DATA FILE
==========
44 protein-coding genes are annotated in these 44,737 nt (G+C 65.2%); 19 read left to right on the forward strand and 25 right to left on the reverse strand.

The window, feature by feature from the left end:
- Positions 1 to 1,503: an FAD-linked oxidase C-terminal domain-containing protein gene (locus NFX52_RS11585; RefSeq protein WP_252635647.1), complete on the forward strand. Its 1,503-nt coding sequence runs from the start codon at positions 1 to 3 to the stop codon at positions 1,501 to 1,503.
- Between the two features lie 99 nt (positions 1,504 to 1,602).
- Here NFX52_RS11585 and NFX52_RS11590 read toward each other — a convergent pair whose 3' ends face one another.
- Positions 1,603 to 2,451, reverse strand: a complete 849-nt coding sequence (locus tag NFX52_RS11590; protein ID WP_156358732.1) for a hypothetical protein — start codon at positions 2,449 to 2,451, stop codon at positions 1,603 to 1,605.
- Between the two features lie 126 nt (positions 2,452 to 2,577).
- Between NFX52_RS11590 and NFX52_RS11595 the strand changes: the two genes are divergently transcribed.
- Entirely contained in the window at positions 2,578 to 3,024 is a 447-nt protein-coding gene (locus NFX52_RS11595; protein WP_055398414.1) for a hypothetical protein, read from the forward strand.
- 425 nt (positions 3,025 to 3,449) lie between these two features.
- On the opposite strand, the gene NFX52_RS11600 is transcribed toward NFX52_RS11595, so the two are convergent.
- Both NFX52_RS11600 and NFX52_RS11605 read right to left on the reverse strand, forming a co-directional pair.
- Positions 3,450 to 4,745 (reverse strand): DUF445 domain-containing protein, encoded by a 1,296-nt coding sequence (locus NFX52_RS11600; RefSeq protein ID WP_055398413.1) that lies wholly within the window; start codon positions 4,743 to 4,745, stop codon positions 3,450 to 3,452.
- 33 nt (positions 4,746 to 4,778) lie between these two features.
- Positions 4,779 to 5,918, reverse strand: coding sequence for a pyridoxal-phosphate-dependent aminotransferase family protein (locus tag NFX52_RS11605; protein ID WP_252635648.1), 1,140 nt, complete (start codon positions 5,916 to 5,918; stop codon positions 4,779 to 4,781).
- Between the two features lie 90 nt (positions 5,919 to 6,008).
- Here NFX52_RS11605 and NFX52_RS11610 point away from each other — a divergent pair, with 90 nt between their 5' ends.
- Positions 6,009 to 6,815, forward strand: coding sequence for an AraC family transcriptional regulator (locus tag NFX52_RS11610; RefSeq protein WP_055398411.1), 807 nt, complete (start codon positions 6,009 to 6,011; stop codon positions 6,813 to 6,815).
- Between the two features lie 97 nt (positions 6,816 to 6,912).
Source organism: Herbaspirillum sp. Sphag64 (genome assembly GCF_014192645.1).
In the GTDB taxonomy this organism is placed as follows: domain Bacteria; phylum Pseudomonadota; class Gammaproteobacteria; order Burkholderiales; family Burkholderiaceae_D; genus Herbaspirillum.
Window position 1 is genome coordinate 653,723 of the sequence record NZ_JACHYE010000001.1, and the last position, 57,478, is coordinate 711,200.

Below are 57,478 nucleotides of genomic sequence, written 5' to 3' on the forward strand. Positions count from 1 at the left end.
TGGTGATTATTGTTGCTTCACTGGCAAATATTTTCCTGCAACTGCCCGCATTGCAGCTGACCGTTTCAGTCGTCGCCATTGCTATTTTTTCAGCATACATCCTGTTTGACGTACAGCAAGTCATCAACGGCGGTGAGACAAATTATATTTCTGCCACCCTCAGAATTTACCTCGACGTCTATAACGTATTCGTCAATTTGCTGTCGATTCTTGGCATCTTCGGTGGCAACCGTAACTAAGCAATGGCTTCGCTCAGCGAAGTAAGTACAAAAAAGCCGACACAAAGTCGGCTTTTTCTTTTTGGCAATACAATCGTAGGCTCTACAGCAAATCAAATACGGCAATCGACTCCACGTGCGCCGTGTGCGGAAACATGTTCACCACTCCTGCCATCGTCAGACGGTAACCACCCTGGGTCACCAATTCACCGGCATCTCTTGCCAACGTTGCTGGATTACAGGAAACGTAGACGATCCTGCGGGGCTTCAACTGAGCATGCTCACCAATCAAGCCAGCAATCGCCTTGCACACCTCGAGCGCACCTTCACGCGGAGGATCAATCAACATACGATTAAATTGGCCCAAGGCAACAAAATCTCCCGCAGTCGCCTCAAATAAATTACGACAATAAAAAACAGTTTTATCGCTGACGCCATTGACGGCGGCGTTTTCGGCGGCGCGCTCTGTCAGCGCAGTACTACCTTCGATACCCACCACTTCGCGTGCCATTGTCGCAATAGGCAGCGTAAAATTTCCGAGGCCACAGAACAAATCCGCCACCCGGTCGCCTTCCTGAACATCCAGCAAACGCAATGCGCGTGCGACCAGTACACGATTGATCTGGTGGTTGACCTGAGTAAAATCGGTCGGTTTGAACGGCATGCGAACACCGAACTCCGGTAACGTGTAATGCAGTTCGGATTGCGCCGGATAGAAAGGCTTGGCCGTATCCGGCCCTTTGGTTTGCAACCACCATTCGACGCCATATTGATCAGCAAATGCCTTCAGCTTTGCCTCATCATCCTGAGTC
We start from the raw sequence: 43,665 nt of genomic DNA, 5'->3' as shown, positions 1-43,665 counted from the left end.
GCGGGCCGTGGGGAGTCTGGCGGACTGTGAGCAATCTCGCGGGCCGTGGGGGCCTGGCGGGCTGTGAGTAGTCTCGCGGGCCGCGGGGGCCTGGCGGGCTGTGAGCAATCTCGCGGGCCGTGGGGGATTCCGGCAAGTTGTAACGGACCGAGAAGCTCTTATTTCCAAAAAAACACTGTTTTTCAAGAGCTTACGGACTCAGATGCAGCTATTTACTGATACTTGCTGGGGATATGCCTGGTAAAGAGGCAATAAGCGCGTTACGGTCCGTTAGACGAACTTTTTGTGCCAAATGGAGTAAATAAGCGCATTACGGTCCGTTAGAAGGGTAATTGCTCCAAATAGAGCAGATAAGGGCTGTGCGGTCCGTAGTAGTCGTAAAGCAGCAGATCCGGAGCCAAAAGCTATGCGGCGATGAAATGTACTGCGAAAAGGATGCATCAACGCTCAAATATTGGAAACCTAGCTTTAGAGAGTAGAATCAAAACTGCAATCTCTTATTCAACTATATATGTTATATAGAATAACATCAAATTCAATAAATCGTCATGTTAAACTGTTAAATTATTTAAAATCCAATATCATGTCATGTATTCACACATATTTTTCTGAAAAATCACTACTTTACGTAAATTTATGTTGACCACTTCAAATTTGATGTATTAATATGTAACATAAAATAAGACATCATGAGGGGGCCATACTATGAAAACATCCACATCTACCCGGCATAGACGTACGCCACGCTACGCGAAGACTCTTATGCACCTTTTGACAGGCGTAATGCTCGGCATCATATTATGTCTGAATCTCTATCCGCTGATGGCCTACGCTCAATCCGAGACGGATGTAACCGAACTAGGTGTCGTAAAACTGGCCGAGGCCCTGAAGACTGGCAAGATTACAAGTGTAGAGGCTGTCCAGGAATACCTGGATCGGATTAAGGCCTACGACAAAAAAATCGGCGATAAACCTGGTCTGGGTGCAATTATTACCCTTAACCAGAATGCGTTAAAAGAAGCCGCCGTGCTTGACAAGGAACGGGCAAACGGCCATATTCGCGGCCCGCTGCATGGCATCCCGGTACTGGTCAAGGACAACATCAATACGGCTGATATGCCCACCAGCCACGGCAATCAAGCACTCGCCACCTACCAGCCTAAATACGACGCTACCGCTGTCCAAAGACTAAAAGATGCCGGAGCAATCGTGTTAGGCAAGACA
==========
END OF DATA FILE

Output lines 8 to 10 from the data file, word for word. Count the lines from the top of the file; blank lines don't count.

- Between NFX52_RS11590 and NFX52_RS11595 the strand changes: the two genes are divergently transcribed.
- Entirely contained in the window at positions 2,578 to 3,024 is a 447-nt protein-coding gene (locus NFX52_RS11595; protein WP_055398414.1) for a hypothetical protein, read from the forward strand.
- 425 nt (positions 3,025 to 3,449) lie between these two features.